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Steinbrück, Arnd; Fottner, Andreas; Schröder, Christian; Woiczinski, Matthias; Schmitt-Sody, Markus; Müller, Tatjana; Müller, Peter E.; Jansson, Volkmar (2017): Influence of mediolateral tibial baseplate position in TKA on knee kinematics and retropatellar pressure. In: Knee Surgery Sports Traumatology Arthroscopy, Vol. 25, No. 8: pp. 2602-2608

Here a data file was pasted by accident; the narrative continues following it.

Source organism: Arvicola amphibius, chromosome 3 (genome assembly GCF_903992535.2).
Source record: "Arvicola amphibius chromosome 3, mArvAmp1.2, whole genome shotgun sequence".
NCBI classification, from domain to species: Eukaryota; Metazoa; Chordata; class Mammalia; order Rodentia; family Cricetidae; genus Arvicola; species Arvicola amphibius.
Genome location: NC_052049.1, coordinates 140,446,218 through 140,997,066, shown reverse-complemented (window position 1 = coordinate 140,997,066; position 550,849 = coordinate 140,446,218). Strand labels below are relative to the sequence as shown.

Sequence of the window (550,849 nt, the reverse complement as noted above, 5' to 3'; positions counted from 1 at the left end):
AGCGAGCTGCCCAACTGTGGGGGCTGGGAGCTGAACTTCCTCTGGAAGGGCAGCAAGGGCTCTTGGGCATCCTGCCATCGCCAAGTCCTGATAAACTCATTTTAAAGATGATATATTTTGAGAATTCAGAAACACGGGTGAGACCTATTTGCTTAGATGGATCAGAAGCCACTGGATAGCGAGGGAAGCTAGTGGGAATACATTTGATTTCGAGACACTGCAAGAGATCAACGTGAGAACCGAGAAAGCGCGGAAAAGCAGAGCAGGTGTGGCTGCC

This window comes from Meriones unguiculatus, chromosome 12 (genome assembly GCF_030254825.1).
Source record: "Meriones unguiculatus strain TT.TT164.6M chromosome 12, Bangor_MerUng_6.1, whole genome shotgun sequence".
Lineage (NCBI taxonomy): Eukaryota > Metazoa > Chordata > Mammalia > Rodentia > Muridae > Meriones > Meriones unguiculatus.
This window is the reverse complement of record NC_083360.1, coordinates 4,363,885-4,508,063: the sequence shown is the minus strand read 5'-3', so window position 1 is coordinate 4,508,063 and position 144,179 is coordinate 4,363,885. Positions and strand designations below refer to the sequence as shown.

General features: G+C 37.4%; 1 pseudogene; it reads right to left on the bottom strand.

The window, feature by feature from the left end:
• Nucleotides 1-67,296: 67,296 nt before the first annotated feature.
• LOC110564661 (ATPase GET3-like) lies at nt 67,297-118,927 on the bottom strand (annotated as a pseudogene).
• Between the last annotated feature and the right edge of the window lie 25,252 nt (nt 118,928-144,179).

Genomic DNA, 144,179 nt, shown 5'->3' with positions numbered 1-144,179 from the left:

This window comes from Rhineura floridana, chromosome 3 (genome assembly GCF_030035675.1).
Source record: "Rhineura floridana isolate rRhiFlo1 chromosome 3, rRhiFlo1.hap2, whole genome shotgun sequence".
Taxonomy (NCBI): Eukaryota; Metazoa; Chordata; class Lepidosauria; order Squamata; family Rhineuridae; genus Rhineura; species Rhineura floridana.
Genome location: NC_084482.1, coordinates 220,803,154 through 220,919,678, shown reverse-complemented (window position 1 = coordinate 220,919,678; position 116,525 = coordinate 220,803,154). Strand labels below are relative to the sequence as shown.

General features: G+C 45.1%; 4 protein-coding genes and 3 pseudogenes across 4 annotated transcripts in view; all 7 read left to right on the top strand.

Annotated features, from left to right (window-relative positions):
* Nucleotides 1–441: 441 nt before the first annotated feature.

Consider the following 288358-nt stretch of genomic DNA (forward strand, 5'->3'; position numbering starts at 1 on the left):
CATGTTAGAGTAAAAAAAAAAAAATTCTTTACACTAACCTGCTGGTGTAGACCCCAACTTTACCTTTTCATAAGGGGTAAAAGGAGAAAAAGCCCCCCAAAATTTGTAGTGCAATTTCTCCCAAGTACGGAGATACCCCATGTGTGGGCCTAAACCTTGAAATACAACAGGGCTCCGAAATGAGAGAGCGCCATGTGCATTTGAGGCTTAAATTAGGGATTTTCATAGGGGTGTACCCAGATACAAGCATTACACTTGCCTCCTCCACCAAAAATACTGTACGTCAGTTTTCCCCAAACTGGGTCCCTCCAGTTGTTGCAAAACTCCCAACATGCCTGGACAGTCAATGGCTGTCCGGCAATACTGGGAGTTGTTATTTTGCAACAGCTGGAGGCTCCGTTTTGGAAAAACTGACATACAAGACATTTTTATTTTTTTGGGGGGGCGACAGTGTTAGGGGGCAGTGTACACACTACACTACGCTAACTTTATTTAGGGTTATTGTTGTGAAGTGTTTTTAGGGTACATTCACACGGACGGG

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Anterior knee pain is a major reason for unsatisfied patients after total knee arthroplasty (TKA). Since malposition and increased retropatellar peak pressure are supposed to contribute to pain, we conducted this in vitro study to analyse the influence of mediolateral tibial component position on tibiofemoral and patella kinematics as well as retropatellar pressure. Eight fresh frozen cadaver specimens were tested after a fixed-bearing TKA. To evaluate the influence of mediolateral tibial component position, special inlays with 3 mm of medialization and lateralization were constructed. For the analysis, a weight-bearing knee rig under a loaded squat from 20A degrees to 120A degrees of flexion was used. Tibiofemoral and patella kinematics were measured with an ultrasonic-based three-dimensional motion analysis system. Additionally, retropatellar pressure distribution was registered with a pressure-sensitive film. Alteration of mediolateral tibial component position by 3 mm did not reveal a significant influence on retropatellar peak pressure (7.5 +/- 2.5 vs. 7.2 +/- 2.6 MPa). Regarding tibiofemoral kinematics, 3-mm medialization of the tibial baseplate significantly increased lateral femoral rollback and femorotibial external rotation. Medialization of 3 mm also significantly increased the relative medial patella shift and decreased lateral patella tilt. Medialization of the tibial baseplate came along with more lateral rollback and external femorotibial rotation. For the positioning of the tibial baseplate, rotational alignment seems to be more important than mediolateral orientation. Since retropatellar peak pressure remained rather unchanged, the tibial baseplate should be placed by the surgeon looking for a maximal tibial coverage without overhang.